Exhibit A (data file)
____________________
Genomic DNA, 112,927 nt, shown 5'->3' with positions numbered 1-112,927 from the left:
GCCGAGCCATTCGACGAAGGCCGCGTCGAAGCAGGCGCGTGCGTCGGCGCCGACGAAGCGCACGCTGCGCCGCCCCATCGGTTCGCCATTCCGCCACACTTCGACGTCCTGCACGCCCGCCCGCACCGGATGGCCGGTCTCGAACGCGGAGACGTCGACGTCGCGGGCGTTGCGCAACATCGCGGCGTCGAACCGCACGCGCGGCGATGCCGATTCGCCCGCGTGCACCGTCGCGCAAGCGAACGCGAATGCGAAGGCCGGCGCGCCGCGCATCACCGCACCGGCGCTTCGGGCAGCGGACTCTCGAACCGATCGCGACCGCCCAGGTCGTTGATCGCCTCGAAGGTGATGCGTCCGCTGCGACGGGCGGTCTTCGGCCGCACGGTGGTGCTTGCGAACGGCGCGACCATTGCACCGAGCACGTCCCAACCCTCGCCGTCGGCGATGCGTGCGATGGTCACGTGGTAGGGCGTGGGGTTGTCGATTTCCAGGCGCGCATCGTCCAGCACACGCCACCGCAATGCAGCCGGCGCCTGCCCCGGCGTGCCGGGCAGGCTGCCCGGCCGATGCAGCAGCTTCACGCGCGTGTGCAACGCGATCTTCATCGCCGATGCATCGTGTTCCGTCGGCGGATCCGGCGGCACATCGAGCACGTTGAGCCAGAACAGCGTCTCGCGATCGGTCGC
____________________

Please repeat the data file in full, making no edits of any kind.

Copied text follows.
Genomic DNA, 112,927 nt, shown 5'->3' with positions numbered 1-112,927 from the left:
GCCGAGCCATTCGACGAAGGCCGCGTCGAAGCAGGCGCGTGCGTCGGCGCCGACGAAGCGCACGCTGCGCCGCCCCATCGGTTCGCCATTCCGCCACACTTCGACGTCCTGCACGCCCGCCCGCACCGGATGGCCGGTCTCGAACGCGGAGACGTCGACGTCGCGGGCGTTGCGCAACATCGCGGCGTCGAACCGCACGCGCGGCGATGCCGATTCGCCCGCGTGCACCGTCGCGCAAGCGAACGCGAATGCGAAGGCCGGCGCGCCGCGCATCACCGCACCGGCGCTTCGGGCAGCGGACTCTCGAACCGATCGCGACCGCCCAGGTCGTTGATCGCCTCGAAGGTGATGCGTCCGCTGCGACGGGCGGTCTTCGGCCGCACGGTGGTGCTTGCGAACGGCGCGACCATTGCACCGAGCACGTCCCAACCCTCGCCGTCGGCGATGCGTGCGATGGTCACGTGGTAGGGCGTGGGGTTGTCGATTTCCAGGCGCGCATCGTCCAGCACACGCCACCGCAATGCAGCCGGCGCCTGCCCCGGCGTGCCGGGCAGGCTGCCCGGCCGATGCAGCAGCTTCACGCGCGTGTGCAACGCGATCTTCATCGCCGATGCATCGTGTTCCGTCGGCGGATCCGGCGGCACATCGAGCACGTTGAGCCAGAACAGCGTCTCGCGATCGGTCGC